]. Although follow up from cases in our study was not long enough to state equivalence of survival with the solitary lung and bone metastasis reported previously, cholecystectomy may increase survival for patients presenting with only gallbladder metastasis and may serve as curative resection. Among 8 of 13 patients with available follow up (median 1.1 years) following cholecystectomy and only gallbladder metastasis, all had no evidence of disease. Among 14 of the 20 patients with available follow up (median 2 years) following cholecystectomy and multiple sites of metastases, 8 (57%) were alive, 5 (36%) died from cancer, and 1 (7%) died from unrelated cause. The rates of survival in patients with gallbladder and other site of metastases in our cohort were greater than the 2-year survival of 63% for single metastasis and 23% for multiple metastases reported by Han et al. [20
]. This may be explained by the assignment of multifocal, bilateral RCC as metastatic disease or differences in other sites of metastasis.
The identification of primary versus secondary gallbladder cancer can be challenging. Primary gallbladder cancer predominantly affects women greater than 65 years of age. Histology is most often adenocarcinoma and is highly correlated with gallstone disease. Presentation is frequently nonspecific, but can often be identified on imaging as a space occupying mass with increased vasculature () [21
]. Secondary gallbladder cancer is rare, with the most frequent primary sources being malignant melanoma, colon, breast, pancreas, and kidney [10
]. Our cohort of patients with secondary metastasis to the gallbladder from RCC had a median age of 63 years and included 82% males. This high proportion of males is in contrast to primary gallbladder cancer, but is not surprising for RCC since men are more commonly affected than women.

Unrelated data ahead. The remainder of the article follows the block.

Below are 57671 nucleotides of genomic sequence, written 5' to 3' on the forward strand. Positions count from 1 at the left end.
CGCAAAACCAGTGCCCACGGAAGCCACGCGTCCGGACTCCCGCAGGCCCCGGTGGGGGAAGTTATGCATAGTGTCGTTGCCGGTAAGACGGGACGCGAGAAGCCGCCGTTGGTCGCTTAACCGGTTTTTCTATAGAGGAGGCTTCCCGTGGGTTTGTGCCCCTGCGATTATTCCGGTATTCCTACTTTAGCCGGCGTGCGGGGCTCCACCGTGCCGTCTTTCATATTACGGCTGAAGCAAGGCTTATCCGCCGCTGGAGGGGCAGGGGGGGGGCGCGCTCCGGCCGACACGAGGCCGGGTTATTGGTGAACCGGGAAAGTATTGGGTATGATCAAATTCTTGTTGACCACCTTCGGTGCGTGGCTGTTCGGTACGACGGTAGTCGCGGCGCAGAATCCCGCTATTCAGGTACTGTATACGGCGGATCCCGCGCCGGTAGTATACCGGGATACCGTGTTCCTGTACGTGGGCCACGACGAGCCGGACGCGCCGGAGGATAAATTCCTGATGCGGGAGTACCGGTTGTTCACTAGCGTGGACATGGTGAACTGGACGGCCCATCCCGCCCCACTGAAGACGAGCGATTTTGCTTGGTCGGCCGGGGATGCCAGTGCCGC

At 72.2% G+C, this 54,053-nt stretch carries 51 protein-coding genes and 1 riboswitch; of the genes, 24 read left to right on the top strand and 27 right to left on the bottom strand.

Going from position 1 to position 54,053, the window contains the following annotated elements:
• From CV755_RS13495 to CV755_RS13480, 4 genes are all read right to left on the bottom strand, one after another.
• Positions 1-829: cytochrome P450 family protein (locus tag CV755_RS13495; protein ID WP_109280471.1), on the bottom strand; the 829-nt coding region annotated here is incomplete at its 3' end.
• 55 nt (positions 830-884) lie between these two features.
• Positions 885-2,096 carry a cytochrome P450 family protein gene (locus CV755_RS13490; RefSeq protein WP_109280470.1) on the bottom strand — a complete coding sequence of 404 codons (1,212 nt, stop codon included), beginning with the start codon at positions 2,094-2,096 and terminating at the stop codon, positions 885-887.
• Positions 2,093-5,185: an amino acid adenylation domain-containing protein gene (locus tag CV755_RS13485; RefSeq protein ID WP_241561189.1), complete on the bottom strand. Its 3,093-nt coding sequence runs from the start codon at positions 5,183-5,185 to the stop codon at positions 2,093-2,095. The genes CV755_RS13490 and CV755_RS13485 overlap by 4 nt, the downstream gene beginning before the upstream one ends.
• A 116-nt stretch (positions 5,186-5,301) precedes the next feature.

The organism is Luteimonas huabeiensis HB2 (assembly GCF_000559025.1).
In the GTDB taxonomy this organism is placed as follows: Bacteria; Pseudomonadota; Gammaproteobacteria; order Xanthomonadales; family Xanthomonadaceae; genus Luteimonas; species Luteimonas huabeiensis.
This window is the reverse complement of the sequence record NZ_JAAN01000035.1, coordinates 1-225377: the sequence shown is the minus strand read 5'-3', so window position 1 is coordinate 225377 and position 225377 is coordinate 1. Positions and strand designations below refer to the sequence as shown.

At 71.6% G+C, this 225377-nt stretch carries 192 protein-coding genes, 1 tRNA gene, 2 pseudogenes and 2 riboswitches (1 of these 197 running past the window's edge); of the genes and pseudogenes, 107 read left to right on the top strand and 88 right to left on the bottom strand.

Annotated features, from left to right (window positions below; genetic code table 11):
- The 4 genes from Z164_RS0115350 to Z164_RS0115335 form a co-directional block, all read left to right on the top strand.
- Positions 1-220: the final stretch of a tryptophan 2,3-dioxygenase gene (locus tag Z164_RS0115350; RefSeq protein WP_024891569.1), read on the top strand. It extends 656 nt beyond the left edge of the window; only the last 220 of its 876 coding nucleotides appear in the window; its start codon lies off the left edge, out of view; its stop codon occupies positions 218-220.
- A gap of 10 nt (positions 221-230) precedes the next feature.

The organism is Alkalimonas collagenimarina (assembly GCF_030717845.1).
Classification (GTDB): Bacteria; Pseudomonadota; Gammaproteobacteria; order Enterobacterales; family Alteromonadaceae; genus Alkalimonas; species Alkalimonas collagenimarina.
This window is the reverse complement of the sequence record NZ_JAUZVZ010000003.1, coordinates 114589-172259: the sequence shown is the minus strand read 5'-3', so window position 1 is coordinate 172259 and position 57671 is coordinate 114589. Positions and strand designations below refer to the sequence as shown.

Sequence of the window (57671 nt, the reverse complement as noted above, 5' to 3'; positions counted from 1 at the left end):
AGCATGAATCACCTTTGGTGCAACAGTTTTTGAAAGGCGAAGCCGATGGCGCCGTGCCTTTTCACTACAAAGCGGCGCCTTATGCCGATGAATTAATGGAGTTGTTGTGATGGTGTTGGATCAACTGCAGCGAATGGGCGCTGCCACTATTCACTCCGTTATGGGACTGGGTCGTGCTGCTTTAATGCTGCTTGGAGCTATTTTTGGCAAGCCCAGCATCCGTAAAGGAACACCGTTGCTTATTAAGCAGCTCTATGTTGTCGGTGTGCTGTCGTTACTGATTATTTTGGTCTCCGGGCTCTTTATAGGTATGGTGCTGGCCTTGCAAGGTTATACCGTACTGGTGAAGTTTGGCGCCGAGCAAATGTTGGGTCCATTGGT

Whether the gallbladder tumor is primary or secondary, cholecystectomy may provide the best survival outcome in either case. The 5-year prognosis for all stages of primary gallbladder cancer is about 5% [21
]. Gallbladder lesions with diameters greater than 1.0 cm are usually managed with cholecystectomy because they are at greater risk for malignancy than smaller lesions [22
]. The median gallbladder tumor size from our cohort was 3.0 cm (range 1.1–7.5). When following recommendations for gallbladder cancer, all gallbladder tumors from our cohort would be managed with cholecystectomy. With further support from possible increased survival from cholecystectomy for both gallbladder metastasis alone and additional sites of metastasis, aggressive surgical management of gallbladder metastasis is reasonable.
We acknowledge numerous shortcomings of this review: small patient number, incomplete and retrospective data, and absence of centralized pathologic or radiologic review. The cohort of patients in this review may not reflect a much greater number of patients that may be encountered in clinical practices throughout the world. Hesitation of people to publish another case report may explain the paucity of literature, although we do understand that gallbladder is indeed a rare site of metastatic disease. Nevertheless, to our knowledge, this is the most comprehensive review of RCC metastatic gallbladder. We provide new information to patients and treating physicians about histology, associated metastases, and prognosis of patients with gallbladder metastasis.